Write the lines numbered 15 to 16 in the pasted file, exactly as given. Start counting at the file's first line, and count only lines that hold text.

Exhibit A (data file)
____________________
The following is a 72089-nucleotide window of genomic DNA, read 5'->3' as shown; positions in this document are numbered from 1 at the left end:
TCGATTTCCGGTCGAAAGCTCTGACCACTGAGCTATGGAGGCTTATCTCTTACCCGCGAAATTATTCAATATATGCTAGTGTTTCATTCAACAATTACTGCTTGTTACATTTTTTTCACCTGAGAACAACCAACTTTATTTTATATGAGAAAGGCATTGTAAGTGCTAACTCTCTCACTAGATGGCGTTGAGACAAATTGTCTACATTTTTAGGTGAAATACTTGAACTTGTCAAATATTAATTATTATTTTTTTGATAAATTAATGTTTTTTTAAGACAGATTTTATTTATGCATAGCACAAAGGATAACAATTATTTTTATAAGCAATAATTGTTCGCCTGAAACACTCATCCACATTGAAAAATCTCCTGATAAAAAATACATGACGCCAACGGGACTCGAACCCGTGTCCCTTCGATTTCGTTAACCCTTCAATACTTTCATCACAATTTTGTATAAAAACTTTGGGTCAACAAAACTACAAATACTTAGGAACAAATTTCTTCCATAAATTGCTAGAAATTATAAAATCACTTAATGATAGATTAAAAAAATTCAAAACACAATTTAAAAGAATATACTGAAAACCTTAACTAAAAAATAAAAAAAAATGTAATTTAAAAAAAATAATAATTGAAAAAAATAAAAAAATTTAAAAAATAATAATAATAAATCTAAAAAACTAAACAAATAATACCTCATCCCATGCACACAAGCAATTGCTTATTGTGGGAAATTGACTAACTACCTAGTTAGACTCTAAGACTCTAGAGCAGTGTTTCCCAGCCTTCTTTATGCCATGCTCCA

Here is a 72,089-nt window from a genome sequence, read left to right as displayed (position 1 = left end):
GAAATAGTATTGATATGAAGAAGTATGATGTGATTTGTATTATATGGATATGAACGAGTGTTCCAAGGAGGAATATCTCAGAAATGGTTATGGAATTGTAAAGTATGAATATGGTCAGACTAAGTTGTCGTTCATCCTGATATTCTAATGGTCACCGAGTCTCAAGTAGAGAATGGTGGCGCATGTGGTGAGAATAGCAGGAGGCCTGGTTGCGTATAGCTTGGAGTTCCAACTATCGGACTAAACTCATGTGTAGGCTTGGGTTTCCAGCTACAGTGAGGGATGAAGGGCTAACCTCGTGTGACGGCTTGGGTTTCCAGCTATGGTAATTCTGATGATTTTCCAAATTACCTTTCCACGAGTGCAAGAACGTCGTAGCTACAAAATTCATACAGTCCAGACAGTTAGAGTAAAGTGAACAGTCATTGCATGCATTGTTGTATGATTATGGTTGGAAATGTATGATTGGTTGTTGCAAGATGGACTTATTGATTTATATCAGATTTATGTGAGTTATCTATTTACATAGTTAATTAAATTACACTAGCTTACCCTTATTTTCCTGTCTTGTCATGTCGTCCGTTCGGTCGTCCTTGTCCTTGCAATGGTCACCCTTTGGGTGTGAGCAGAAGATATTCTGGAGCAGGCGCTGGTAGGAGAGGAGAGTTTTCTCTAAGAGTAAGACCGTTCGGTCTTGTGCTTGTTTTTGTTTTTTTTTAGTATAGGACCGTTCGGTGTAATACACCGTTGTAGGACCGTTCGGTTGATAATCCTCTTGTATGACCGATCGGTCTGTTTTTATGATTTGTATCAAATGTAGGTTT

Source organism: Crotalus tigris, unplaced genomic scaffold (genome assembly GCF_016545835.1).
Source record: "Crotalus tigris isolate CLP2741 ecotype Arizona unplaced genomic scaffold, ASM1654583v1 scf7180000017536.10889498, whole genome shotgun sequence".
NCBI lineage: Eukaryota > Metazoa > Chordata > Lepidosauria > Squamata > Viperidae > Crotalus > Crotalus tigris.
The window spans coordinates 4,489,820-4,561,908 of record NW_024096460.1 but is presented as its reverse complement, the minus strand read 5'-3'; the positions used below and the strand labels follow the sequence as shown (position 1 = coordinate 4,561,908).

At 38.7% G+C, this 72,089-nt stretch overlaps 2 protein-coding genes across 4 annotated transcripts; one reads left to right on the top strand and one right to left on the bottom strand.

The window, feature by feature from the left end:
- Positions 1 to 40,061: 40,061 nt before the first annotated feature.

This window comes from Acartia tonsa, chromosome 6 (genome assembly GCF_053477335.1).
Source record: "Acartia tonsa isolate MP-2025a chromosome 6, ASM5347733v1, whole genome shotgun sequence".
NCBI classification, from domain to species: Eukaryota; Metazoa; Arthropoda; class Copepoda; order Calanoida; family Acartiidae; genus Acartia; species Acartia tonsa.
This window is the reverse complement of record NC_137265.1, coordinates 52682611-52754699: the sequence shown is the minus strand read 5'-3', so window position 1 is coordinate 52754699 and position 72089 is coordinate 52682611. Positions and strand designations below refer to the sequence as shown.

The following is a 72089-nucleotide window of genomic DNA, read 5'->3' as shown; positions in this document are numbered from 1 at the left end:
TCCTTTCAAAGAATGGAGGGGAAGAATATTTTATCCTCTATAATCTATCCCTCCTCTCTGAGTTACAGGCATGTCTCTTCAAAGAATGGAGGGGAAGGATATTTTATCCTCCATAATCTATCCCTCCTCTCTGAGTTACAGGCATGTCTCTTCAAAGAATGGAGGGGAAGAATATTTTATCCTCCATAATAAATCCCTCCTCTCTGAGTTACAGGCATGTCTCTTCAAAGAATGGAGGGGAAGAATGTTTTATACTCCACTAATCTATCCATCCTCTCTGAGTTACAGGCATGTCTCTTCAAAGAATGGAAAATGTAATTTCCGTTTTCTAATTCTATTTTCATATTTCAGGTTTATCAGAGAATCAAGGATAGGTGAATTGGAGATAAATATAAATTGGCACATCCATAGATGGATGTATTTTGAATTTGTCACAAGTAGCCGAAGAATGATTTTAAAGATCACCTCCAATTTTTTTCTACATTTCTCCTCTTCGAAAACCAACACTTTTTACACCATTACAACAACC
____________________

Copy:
This window is the reverse complement of record NC_137265.1, coordinates 52682611-52754699: the sequence shown is the minus strand read 5'-3', so window position 1 is coordinate 52754699 and position 72089 is coordinate 52682611. Positions and strand designations below refer to the sequence as shown.

The following is a 72089-nucleotide window of genomic DNA, read 5'->3' as shown; positions in this document are numbered from 1 at the left end: